Video: US-SAT04S3-Q08-497194670183

The function 𝑦 = β„Ž(π‘₯) is graphed in the given π‘₯𝑦-plane. Which of the following equations could describe β„Ž(π‘₯)? [A] β„Ž(π‘₯) = βˆ’(π‘₯ + 1)Β²(π‘₯ βˆ’ 2)(π‘₯ βˆ’ 1) [B] β„Ž(π‘₯) = (π‘₯ + 1)Β²(π‘₯ βˆ’ 2)(π‘₯ βˆ’ 1) [C] β„Ž(π‘₯) = βˆ’(π‘₯ βˆ’ 1)Β²(π‘₯ + 2)(π‘₯ + 1) [D] β„Ž(π‘₯) = (π‘₯ βˆ’ 1)Β²(π‘₯ + 2)(π‘₯ + 1)

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Video Transcript

The function 𝑦 equals β„Ž of π‘₯ is graphed in the given π‘₯𝑦-plane. Which of the following equations could describe β„Ž of π‘₯? Is it A) β„Ž of π‘₯ equals negative π‘₯ plus one squared multiplied by π‘₯ minus two multiplied by π‘₯ minus one? Is it B) β„Ž of π‘₯ is equal to π‘₯ plus one squared multiplied by π‘₯ minus two multiplied by π‘₯ minus one? Is it C) β„Ž of π‘₯ is equal to negative π‘₯ minus one squared multiplied by π‘₯ plus two multiplied by π‘₯ plus one? Or is it D) β„Ž of π‘₯ is equal to π‘₯ minus one squared multiplied by π‘₯ plus two multiplied by π‘₯ plus one?

We can begin this question by looking at the three points where the graph touches or crosses the π‘₯-axis. These are the roots, or solutions, to the equation. We know that if π‘₯ equals π‘Ž is a root, then π‘₯ minus π‘Ž is a factor. The three points of intersection are negative one, one, and two. Therefore, we have roots at π‘₯ equals negative one, π‘₯ equals one, and π‘₯ equals two.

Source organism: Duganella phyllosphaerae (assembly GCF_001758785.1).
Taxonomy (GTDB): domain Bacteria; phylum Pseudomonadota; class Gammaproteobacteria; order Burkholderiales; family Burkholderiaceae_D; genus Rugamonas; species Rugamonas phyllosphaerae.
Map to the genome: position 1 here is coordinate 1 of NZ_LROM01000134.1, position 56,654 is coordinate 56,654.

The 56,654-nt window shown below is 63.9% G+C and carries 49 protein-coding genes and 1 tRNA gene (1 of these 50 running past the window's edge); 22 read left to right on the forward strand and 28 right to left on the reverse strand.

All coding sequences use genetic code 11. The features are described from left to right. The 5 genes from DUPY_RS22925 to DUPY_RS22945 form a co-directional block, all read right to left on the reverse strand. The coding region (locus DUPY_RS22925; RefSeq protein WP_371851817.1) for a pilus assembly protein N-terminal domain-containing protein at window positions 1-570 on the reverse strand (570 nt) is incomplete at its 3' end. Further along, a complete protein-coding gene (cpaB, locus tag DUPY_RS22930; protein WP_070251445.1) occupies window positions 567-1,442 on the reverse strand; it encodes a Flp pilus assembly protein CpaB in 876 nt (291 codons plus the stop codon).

When the graph touches and doesn’t cross the π‘₯-axis, we have a double, or repeated, root. In this case, we have a double, or repeated, root at π‘₯ equals negative one. This means that π‘₯ plus one all squared is a factor. A double, or repeated, root will have the power two, or squared. The roots π‘₯ equals one gives us a factor π‘₯ minus one. And the root π‘₯ equals two gives us a factor π‘₯ minus two. As the graph crosses the axis at both of these points, these are single roots.

The equation β„Ž of π‘₯ will have brackets π‘₯ plus one all squared, π‘₯ minus one, and π‘₯ minus two. This rules out options C and D. We can see from the graph that the 𝑦 intercept is positive. The graph crosses the 𝑦-axis above the π‘₯-axis. At this point, we know that the π‘₯-coordinate is zero, so we can substitute π‘₯ equals zero into the two remaining options to decide which one is correct.

Substituting zero into option A gives us 𝑦 equals, or β„Ž of π‘₯ equals, negative zero plus one all squared multiplied by zero minus two multiplied by zero minus one. Zero plus one is equal to one. And squaring this also gives us one. Zero minus two is equal to negative two. Zero minus one is equal to negative one. We need to multiply one by negative two by negative one and take the negative of this answer. This is equal to negative two, which means that the graph of π‘Ž would cross the 𝑦-axis at negative two. We can see from our graph that our 𝑦-intercept was positive. Therefore, this cannot be the equation for β„Ž of π‘₯.

Substituting π‘₯ equals nought into option B gives the same calculation without the negative sign at the beginning. This means that instead of getting a 𝑦-value of negative two, we get a 𝑦-value of positive two. As the 𝑦-intercept is now positive, equation B could be the correct answer, the equation that could describe β„Ž of π‘₯ is π‘₯ plus one all squared multiplied by π‘₯ minus two multiplied by π‘₯ minus one. This is because this equation touches the π‘₯-axis at π‘₯ equals negative one, crosses the π‘₯-axis at π‘₯ equals two and π‘₯ equals one, and has a 𝑦-intercept of positive two.

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